As a contract faculty member at an Ontario college, summers off is a luxury I can’t afford. But I’m eagerly awaiting my next spring/summer teaching contract, which trumps any vacation I might have planned (beyond the occasional weekend getaway). Why? In part because spring/summer teaching allows me to both pay my bills and hone my teaching skills in the process.
Some might think that the glorious days of summer would be marred with the utilitarian feel of desks, chairs and a computer console. But since being assigned this teaching timeslot, I’ve been enjoying it immensely, including some unique perks that are advantageous for both teacher and student.
Like public school educators, those at the college level are passionate about manageable class sizes. That is where my first advantage is realized because during the spring/summer months instructors are rewarded with extremely manageable class sizes. For example, my current class is brimming with 16 motivated students and yes, I did just use the ‘m’ word. While classes can range upwards to 30 students during the spring/summer, more than twice that number fill seats during the fall and winter months.
What does a smaller class full of motivated students look like in spring/summer? The classroom vibe has a more communal feel that invites students to enjoy the learning process in tandem with their goal ‘to make the grade’ for professional programs. Additionally, students are more vocal and willing to express their unease and/or satisfaction with the course. They actively seek to develop collegial relationships with their classmates and professors and they seem to come to class more prepared, ready to take ownership of their learning. This makes sense as most students who pursue spring/summer courses are either entering part two of the course and are familiar with the learning expectations, or they are looking to upgrade their marks in order to gain entry into their program of choice.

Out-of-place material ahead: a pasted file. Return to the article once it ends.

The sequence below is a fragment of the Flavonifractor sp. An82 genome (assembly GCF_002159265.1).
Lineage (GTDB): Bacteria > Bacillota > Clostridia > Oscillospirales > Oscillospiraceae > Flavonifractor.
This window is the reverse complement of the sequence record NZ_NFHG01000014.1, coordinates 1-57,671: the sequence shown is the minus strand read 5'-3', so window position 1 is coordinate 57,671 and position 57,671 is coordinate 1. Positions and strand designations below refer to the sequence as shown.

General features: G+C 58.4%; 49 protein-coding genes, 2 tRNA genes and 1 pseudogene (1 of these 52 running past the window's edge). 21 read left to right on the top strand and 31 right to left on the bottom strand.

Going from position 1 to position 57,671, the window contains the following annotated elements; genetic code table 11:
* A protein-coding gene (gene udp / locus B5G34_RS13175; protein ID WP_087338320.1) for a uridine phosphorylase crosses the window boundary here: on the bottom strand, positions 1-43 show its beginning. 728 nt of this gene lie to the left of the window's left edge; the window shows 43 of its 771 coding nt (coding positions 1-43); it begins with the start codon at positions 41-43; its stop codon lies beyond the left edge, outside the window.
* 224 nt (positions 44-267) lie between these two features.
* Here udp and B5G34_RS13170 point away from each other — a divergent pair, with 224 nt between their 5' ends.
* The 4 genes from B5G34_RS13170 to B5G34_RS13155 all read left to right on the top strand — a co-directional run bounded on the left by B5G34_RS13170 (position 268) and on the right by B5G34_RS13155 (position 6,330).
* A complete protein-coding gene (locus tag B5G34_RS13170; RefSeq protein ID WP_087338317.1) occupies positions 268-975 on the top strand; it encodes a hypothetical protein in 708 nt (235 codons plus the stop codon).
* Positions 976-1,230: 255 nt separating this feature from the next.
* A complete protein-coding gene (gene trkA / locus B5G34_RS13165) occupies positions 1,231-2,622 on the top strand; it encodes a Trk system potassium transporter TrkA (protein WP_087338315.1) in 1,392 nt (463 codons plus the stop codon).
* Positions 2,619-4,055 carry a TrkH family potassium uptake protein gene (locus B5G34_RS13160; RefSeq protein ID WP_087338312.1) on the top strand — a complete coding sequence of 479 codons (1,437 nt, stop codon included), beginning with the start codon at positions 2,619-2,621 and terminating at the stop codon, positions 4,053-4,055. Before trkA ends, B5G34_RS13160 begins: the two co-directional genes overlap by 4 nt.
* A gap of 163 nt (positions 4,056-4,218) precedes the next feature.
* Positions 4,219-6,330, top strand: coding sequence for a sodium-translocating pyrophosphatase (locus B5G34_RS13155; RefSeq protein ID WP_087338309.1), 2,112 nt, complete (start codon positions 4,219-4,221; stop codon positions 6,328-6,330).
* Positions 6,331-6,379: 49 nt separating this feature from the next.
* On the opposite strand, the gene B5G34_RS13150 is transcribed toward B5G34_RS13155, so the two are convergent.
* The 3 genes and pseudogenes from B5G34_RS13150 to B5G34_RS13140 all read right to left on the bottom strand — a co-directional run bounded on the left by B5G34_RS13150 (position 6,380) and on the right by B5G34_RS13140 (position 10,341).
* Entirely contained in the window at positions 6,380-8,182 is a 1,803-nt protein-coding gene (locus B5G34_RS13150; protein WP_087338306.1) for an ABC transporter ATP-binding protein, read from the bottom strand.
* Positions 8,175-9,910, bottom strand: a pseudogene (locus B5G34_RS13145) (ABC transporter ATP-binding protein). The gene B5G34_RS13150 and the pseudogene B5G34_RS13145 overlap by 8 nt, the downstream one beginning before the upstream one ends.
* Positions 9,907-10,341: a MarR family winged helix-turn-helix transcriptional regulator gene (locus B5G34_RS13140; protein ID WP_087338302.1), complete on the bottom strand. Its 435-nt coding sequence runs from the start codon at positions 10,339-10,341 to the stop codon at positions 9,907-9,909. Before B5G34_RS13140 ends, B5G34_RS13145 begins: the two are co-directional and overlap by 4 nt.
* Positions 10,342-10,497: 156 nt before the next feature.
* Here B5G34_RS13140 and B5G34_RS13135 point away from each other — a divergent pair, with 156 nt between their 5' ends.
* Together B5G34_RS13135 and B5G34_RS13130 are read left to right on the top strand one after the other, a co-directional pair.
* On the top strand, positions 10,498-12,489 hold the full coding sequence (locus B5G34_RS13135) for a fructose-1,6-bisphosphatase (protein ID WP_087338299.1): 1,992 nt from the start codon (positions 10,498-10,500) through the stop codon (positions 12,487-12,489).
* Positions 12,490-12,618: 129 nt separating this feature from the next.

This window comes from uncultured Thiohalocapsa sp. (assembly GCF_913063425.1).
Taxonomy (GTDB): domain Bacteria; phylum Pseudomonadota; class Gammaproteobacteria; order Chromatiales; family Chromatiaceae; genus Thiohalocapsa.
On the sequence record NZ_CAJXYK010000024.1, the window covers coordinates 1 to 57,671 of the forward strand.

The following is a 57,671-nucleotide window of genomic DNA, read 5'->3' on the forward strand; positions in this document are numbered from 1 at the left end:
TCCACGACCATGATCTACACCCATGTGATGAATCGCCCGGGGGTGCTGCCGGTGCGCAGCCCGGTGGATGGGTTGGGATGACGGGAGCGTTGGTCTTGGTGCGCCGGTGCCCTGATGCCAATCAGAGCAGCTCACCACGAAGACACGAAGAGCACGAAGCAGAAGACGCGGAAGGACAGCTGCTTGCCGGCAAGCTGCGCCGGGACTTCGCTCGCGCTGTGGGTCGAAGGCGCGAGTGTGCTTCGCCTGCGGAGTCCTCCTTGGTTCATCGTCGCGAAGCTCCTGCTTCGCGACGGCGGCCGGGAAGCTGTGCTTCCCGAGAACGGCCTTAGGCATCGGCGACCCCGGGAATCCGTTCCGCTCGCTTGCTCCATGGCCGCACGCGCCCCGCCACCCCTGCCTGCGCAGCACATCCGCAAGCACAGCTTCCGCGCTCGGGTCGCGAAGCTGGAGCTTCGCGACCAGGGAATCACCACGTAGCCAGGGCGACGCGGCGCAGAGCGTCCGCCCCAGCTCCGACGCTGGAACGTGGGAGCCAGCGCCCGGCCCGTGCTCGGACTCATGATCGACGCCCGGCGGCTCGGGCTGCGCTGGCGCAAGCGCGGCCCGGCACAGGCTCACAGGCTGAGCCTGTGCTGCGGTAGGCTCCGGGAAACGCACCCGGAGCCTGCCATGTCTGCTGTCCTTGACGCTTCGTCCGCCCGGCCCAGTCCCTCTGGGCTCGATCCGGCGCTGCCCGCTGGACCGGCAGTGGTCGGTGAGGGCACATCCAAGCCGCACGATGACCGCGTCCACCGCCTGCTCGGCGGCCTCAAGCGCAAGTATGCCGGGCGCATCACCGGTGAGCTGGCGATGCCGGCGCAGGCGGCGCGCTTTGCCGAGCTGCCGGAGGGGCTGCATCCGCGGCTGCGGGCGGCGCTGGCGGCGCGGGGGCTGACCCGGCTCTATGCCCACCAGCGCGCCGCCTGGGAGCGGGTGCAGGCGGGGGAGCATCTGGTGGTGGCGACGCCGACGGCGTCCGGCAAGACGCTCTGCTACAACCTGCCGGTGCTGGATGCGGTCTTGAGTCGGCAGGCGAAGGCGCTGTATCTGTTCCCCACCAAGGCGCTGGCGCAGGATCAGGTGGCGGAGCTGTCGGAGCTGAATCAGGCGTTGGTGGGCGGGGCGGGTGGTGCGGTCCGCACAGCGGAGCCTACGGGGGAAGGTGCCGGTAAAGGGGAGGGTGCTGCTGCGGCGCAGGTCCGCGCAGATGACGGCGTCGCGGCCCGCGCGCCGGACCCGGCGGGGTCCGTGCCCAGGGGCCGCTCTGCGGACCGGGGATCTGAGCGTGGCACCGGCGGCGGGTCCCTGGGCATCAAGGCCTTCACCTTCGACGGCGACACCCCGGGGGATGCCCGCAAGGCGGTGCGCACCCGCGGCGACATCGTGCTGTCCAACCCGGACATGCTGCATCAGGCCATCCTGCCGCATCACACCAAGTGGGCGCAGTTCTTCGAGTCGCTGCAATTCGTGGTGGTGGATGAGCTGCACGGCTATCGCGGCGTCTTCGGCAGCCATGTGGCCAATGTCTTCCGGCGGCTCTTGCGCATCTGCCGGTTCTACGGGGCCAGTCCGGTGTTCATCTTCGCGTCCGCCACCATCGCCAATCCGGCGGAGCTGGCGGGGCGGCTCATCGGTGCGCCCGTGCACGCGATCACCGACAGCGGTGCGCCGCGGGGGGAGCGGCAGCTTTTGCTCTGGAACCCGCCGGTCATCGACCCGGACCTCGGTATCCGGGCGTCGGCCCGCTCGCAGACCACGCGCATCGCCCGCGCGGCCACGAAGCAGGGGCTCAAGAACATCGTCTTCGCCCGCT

My course evaluations suggest higher retention of material and higher median results versus the fall/winter schedules – this despite the fact that the spring/summer pace is much faster. Is it due to a lighter course load, greater classmate and teacher interaction or perhaps the magic of additional sunlight? Thinking back to my own undergraduate years, I identified with this benefit of spring/summer learning. I knew I could focus intently on my subject matter without the hustle and bustle of the more academically structured parts of the year.
Aside from teaching, one of the most exciting aspects of remaining engaged and on campus during the spring/summer semester is all of the non-teaching-related activities in which I have had the opportunity to participate, including curriculum mapping, reviewing course outlines, developing online courses for OntarioLearn.com, conducting research and presenting at conferences.
What doesn’t change, regardless of the season, is the joy I get from running into past students in the hall, hearing about the success they’ve had as they’ve moved on to their primary learning paths. I might not hear the call of the summer cottage but I’ve helped contribute to their success and been a part of preparing them to achieve their dreams.
Mubeen Ladhani has been an instructor with Durham College for three years, teaching in the General Arts & Science program. When she isn’t teaching in the summer, she can be found jogging and hiking Ontario’s beautiful countryside.
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